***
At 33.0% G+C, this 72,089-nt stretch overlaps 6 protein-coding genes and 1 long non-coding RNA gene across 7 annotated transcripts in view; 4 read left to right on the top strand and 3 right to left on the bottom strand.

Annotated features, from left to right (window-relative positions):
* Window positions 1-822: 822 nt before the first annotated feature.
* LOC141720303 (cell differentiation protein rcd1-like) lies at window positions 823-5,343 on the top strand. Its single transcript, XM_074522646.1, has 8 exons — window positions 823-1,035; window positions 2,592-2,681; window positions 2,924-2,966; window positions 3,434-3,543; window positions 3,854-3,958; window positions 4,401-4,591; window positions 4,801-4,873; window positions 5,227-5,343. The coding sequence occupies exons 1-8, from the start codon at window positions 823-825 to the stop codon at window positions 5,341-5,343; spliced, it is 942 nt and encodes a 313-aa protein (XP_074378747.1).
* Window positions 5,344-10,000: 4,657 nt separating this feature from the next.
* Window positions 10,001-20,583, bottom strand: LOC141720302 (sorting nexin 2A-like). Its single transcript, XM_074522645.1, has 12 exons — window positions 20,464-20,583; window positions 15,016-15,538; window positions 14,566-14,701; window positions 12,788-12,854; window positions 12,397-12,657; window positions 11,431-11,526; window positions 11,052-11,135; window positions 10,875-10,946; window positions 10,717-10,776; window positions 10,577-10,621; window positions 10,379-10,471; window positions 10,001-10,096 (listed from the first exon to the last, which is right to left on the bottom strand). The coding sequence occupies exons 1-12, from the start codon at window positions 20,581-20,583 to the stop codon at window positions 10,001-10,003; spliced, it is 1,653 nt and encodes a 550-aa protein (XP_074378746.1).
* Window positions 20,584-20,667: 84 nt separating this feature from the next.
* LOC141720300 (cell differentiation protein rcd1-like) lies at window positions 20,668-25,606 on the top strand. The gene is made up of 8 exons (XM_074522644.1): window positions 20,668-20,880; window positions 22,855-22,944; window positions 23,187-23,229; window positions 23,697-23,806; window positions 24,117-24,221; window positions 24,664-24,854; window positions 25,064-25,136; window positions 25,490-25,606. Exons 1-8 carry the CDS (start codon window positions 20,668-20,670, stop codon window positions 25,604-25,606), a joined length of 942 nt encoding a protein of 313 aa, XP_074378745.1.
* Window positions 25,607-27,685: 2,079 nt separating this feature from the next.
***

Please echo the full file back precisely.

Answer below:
At 33.0% G+C, this 72,089-nt stretch overlaps 6 protein-coding genes and 1 long non-coding RNA gene across 7 annotated transcripts in view; 4 read left to right on the top strand and 3 right to left on the bottom strand.

Annotated features, from left to right (window-relative positions):
* Window positions 1-822: 822 nt before the first annotated feature.
* LOC141720303 (cell differentiation protein rcd1-like) lies at window positions 823-5,343 on the top strand. Its single transcript, XM_074522646.1, has 8 exons — window positions 823-1,035; window positions 2,592-2,681; window positions 2,924-2,966; window positions 3,434-3,543; window positions 3,854-3,958; window positions 4,401-4,591; window positions 4,801-4,873; window positions 5,227-5,343. The coding sequence occupies exons 1-8, from the start codon at window positions 823-825 to the stop codon at window positions 5,341-5,343; spliced, it is 942 nt and encodes a 313-aa protein (XP_074378747.1).
* Window positions 5,344-10,000: 4,657 nt separating this feature from the next.
* Window positions 10,001-20,583, bottom strand: LOC141720302 (sorting nexin 2A-like). Its single transcript, XM_074522645.1, has 12 exons — window positions 20,464-20,583; window positions 15,016-15,538; window positions 14,566-14,701; window positions 12,788-12,854; window positions 12,397-12,657; window positions 11,431-11,526; window positions 11,052-11,135; window positions 10,875-10,946; window positions 10,717-10,776; window positions 10,577-10,621; window positions 10,379-10,471; window positions 10,001-10,096 (listed from the first exon to the last, which is right to left on the bottom strand). The coding sequence occupies exons 1-12, from the start codon at window positions 20,581-20,583 to the stop codon at window positions 10,001-10,003; spliced, it is 1,653 nt and encodes a 550-aa protein (XP_074378746.1).
* Window positions 20,584-20,667: 84 nt separating this feature from the next.
* LOC141720300 (cell differentiation protein rcd1-like) lies at window positions 20,668-25,606 on the top strand. The gene is made up of 8 exons (XM_074522644.1): window positions 20,668-20,880; window positions 22,855-22,944; window positions 23,187-23,229; window positions 23,697-23,806; window positions 24,117-24,221; window positions 24,664-24,854; window positions 25,064-25,136; window positions 25,490-25,606. Exons 1-8 carry the CDS (start codon window positions 20,668-20,670, stop codon window positions 25,604-25,606), a joined length of 942 nt encoding a protein of 313 aa, XP_074378745.1.
* Window positions 25,607-27,685: 2,079 nt separating this feature from the next.